Nordic Region’s labour market needs simpler tax rules

19.09.23 | News
Arbetsliv och arbetsmarknad.
Magnus Fröderberg/
The Nordic tax agreement must be simplified if we want to increase the free movement of labour in the Nordic Region. This is stated in a recent report, which also proposes concrete measures for how this should be done.

Four years ago, the Nordic prime ministers agreed on a vision for the Nordic Region to be the most sustainable and integrated region in the world by 2030. A decisive factor for achieving that goal is to create a flexible Nordic labour market with as few bureaucratic obstacles as possible for both employers and employees.

But a recent analysis commissioned by the Freedom of Movement Council carried out by consultancy firms KPMG and Resonans Nordic states that, if this is to happen, the Nordic tax agreement must be simplified.

The analysis points to four problem areas which are currently inhibiting the Nordic labour market. These concern rules for domestic work, employer registration obligations in more than one country, and the taxation of wages and pensions when working in another Nordic country.

Concrete proposals

However, there are solutions to these problems. The analysis makes the following concrete proposals:

  • the Nordic countries should have common conditions for when working in the country of residence, including from a home office, is to be considered as a so-called permanent establishment;
  • in future, advance tax should only be reported and collected in the employer’s country, so that the employer will no longer have to administer the legislation of several countries for the same salary income;
  • salary income should be taxed in the country of employment and, for example, working from home in the country of residence shall be equal to work in the country where the employer is located. This presupposes that the proposal in the first point becomes a reality; and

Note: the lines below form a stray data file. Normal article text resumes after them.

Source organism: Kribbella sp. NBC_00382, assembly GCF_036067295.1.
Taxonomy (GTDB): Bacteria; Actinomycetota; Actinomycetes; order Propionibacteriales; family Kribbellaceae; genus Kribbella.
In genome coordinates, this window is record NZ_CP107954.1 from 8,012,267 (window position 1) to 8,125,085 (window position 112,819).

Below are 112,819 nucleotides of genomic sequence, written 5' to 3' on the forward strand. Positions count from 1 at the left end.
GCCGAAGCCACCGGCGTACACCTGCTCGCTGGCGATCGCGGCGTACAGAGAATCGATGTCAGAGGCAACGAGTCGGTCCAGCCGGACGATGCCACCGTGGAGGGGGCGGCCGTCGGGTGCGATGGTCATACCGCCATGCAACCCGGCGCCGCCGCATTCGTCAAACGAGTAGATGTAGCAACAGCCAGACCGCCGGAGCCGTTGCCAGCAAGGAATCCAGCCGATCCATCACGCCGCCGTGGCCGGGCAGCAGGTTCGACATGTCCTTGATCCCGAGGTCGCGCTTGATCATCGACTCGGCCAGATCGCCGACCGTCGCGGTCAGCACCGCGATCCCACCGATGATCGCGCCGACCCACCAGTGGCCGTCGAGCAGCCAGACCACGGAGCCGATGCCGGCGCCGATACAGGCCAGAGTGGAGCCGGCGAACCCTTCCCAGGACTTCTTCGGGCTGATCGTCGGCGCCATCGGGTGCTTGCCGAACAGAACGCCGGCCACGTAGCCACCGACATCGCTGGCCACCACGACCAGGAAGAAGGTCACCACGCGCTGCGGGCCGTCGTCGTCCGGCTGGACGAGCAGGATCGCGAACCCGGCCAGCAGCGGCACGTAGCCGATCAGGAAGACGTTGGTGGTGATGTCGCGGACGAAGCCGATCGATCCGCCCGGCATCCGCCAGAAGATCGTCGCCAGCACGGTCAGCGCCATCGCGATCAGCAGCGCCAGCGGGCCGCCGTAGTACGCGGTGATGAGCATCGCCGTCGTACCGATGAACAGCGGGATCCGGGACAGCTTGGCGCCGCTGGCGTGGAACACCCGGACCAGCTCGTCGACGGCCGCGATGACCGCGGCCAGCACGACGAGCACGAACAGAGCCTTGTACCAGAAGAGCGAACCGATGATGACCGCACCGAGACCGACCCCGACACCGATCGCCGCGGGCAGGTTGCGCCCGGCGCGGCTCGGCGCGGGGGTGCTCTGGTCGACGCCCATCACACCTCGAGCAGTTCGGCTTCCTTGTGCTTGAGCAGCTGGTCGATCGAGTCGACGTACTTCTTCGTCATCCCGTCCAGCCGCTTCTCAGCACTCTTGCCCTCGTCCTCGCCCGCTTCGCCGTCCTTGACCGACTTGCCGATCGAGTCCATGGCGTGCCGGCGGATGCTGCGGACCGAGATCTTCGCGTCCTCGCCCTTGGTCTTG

• pension fees for pensions established in another Nordic country should be mutually recognised as deductible and ongoing returns should only be taxed in accordance with the legislation of the country where the pension plan is established.

Currently several agreements in place

The Nordic countries currently have several agreements that regulate cross-border and remote working. Common to all of them is that they’re based on the countries’ need to protect their tax base. Such an approach doesn’t promote the Nordic Region as an integrated labour market. Citizens and companies must increasingly be at the centre of legislation if the Nordic Region is to achieve the goal of increased freedom of movement.

Today, the worst-case scenario is that bureaucracy results in employers hesitating to hire, and employees hesitating to take a job in another Nordic country. Consequently, different tax and administrative rules in different countries become an obstacle to the free movement of labour.

A functioning labour market pays off

A functioning labour market across borders is profitable. For example, calculations for the Öresund region show that a fully integrated labour market can generate an annual socio-economic gain of up to DKK 2.9 billion for Sweden and Denmark combined.

“Our countries have a lot to gain from having a flexible common labour market. It can solve the problem of skills shortages in one country and the problem of unemployment in another. In other words, a functioning labour market is a strong catalyst for our countries’ economies,” says Siv Friðleifsdóttir, chair of the Freedom of Movement Council in 2023.

The pandemic in particular revealed the flaws in today’s system when a large proportion of cross-border workers worked from home. The risk of being taxed in two countries, with different tax levels and more bureaucracy, both for the individual and for the authorities, became a reality.

“Now that more companies are open to their employees working from home, the current Nordic tax agreement just isn’t keeping up. I hope this analysis will pave the way for dialogue and that the end result will be simplification and less bureaucracy. Mobility should be the focus, and that also supports efforts to achieve the goals of Vision 2030,” says Karen Ellemann, Secretary General of the Nordic Council of Ministers.

The report is currently only available in Danish but will be translated during the autumn of 2023 into Swedish, Norwegian, Finnish, Icelandic and English. 


The Freedom of Movement Council is an independent political body tasked by the Nordic governments with promoting freedom of movement in the Nordic Region for the benefit of both individuals and businesses.